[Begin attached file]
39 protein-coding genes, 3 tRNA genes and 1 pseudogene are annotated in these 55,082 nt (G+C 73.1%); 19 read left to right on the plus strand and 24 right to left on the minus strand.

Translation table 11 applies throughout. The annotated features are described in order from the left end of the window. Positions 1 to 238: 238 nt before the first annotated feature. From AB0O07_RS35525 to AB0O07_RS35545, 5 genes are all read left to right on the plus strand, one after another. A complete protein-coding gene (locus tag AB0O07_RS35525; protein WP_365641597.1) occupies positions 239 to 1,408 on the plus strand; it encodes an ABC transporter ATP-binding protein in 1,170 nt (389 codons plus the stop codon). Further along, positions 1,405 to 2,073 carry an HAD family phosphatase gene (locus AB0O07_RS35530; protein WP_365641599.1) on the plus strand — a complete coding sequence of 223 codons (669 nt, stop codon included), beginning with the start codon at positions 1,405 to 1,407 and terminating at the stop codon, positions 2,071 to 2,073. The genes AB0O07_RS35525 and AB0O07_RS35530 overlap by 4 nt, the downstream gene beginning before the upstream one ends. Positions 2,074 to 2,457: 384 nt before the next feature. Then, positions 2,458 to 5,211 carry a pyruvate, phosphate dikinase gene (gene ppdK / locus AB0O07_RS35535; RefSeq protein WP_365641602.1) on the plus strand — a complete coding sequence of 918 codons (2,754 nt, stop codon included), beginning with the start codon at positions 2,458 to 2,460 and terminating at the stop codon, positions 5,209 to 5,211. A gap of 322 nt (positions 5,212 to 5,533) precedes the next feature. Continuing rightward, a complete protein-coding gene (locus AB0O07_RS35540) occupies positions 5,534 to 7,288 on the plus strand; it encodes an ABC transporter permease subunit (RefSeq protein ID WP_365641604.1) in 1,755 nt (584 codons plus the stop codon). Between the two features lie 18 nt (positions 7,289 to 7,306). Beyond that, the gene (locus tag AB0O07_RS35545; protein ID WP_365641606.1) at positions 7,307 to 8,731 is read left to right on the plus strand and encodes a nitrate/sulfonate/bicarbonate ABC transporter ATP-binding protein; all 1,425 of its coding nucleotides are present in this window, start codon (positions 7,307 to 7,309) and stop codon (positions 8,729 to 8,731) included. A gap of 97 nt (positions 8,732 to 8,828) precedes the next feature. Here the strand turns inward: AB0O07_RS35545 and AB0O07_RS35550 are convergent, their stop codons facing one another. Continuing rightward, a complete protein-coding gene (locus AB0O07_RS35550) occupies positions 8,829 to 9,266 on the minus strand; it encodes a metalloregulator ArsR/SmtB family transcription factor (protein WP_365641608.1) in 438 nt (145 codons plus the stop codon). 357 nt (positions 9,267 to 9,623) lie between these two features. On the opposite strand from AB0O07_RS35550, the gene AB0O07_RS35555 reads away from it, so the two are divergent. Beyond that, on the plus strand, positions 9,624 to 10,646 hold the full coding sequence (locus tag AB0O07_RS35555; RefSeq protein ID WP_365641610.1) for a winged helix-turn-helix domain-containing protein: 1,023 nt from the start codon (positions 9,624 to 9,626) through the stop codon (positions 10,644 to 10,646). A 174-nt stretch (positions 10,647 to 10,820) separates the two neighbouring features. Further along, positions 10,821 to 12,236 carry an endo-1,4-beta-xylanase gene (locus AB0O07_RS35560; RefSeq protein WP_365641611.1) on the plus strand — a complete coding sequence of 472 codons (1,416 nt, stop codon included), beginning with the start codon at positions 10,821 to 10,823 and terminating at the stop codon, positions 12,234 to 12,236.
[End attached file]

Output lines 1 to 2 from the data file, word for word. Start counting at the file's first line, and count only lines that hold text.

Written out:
39 protein-coding genes, 3 tRNA genes and 1 pseudogene are annotated in these 55,082 nt (G+C 73.1%); 19 read left to right on the plus strand and 24 right to left on the minus strand.

Translation table 11 applies throughout. The annotated features are described in order from the left end of the window. Positions 1 to 238: 238 nt before the first annotated feature. From AB0O07_RS35525 to AB0O07_RS35545, 5 genes are all read left to right on the plus strand, one after another. A complete protein-coding gene (locus tag AB0O07_RS35525; protein WP_365641597.1) occupies positions 239 to 1,408 on the plus strand; it encodes an ABC transporter ATP-binding protein in 1,170 nt (389 codons plus the stop codon). Further along, positions 1,405 to 2,073 carry an HAD family phosphatase gene (locus AB0O07_RS35530; protein WP_365641599.1) on the plus strand — a complete coding sequence of 223 codons (669 nt, stop codon included), beginning with the start codon at positions 1,405 to 1,407 and terminating at the stop codon, positions 2,071 to 2,073. The genes AB0O07_RS35525 and AB0O07_RS35530 overlap by 4 nt, the downstream gene beginning before the upstream one ends. Positions 2,074 to 2,457: 384 nt before the next feature. Then, positions 2,458 to 5,211 carry a pyruvate, phosphate dikinase gene (gene ppdK / locus AB0O07_RS35535; RefSeq protein WP_365641602.1) on the plus strand — a complete coding sequence of 918 codons (2,754 nt, stop codon included), beginning with the start codon at positions 2,458 to 2,460 and terminating at the stop codon, positions 5,209 to 5,211. A gap of 322 nt (positions 5,212 to 5,533) precedes the next feature. Continuing rightward, a complete protein-coding gene (locus AB0O07_RS35540) occupies positions 5,534 to 7,288 on the plus strand; it encodes an ABC transporter permease subunit (RefSeq protein ID WP_365641604.1) in 1,755 nt (584 codons plus the stop codon). Between the two features lie 18 nt (positions 7,289 to 7,306). Beyond that, the gene (locus tag AB0O07_RS35545; protein ID WP_365641606.1) at positions 7,307 to 8,731 is read left to right on the plus strand and encodes a nitrate/sulfonate/bicarbonate ABC transporter ATP-binding protein; all 1,425 of its coding nucleotides are present in this window, start codon (positions 7,307 to 7,309) and stop codon (positions 8,729 to 8,731) included. A gap of 97 nt (positions 8,732 to 8,828) precedes the next feature. Here the strand turns inward: AB0O07_RS35545 and AB0O07_RS35550 are convergent, their stop codons facing one another. Continuing rightward, a complete protein-coding gene (locus AB0O07_RS35550) occupies positions 8,829 to 9,266 on the minus strand; it encodes a metalloregulator ArsR/SmtB family transcription factor (protein WP_365641608.1) in 438 nt (145 codons plus the stop codon). 357 nt (positions 9,267 to 9,623) lie between these two features. On the opposite strand from AB0O07_RS35550, the gene AB0O07_RS35555 reads away from it, so the two are divergent. Beyond that, on the plus strand, positions 9,624 to 10,646 hold the full coding sequence (locus tag AB0O07_RS35555; RefSeq protein ID WP_365641610.1) for a winged helix-turn-helix domain-containing protein: 1,023 nt from the start codon (positions 9,624 to 9,626) through the stop codon (positions 10,644 to 10,646). A 174-nt stretch (positions 10,647 to 10,820) separates the two neighbouring features. Further along, positions 10,821 to 12,236 carry an endo-1,4-beta-xylanase gene (locus AB0O07_RS35560; RefSeq protein WP_365641611.1) on the plus strand — a complete coding sequence of 472 codons (1,416 nt, stop codon included), beginning with the start codon at positions 10,821 to 10,823 and terminating at the stop codon, positions 12,234 to 12,236.